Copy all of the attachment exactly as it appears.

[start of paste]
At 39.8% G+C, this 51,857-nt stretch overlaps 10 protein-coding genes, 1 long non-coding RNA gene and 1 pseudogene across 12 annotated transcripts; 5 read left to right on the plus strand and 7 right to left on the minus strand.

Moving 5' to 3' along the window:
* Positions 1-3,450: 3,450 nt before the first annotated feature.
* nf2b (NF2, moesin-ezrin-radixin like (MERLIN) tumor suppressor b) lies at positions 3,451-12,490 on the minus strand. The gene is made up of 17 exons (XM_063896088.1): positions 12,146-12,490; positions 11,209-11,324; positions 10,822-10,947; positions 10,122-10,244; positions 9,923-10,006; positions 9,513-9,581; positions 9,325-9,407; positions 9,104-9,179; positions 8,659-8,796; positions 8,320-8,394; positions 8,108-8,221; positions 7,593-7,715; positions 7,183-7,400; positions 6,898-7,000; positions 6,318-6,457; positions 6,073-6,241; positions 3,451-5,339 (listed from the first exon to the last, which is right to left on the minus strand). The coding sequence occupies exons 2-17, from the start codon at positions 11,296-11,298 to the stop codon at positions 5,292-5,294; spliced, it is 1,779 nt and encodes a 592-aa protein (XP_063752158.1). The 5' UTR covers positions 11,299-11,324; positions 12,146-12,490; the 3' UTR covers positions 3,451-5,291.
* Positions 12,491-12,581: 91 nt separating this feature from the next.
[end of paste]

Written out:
At 39.8% G+C, this 51,857-nt stretch overlaps 10 protein-coding genes, 1 long non-coding RNA gene and 1 pseudogene across 12 annotated transcripts; 5 read left to right on the plus strand and 7 right to left on the minus strand.

Moving 5' to 3' along the window:
* Positions 1-3,450: 3,450 nt before the first annotated feature.
* nf2b (NF2, moesin-ezrin-radixin like (MERLIN) tumor suppressor b) lies at positions 3,451-12,490 on the minus strand. The gene is made up of 17 exons (XM_063896088.1): positions 12,146-12,490; positions 11,209-11,324; positions 10,822-10,947; positions 10,122-10,244; positions 9,923-10,006; positions 9,513-9,581; positions 9,325-9,407; positions 9,104-9,179; positions 8,659-8,796; positions 8,320-8,394; positions 8,108-8,221; positions 7,593-7,715; positions 7,183-7,400; positions 6,898-7,000; positions 6,318-6,457; positions 6,073-6,241; positions 3,451-5,339 (listed from the first exon to the last, which is right to left on the minus strand). The coding sequence occupies exons 2-17, from the start codon at positions 11,296-11,298 to the stop codon at positions 5,292-5,294; spliced, it is 1,779 nt and encodes a 592-aa protein (XP_063752158.1). The 5' UTR covers positions 11,299-11,324; positions 12,146-12,490; the 3' UTR covers positions 3,451-5,291.
* Positions 12,491-12,581: 91 nt separating this feature from the next.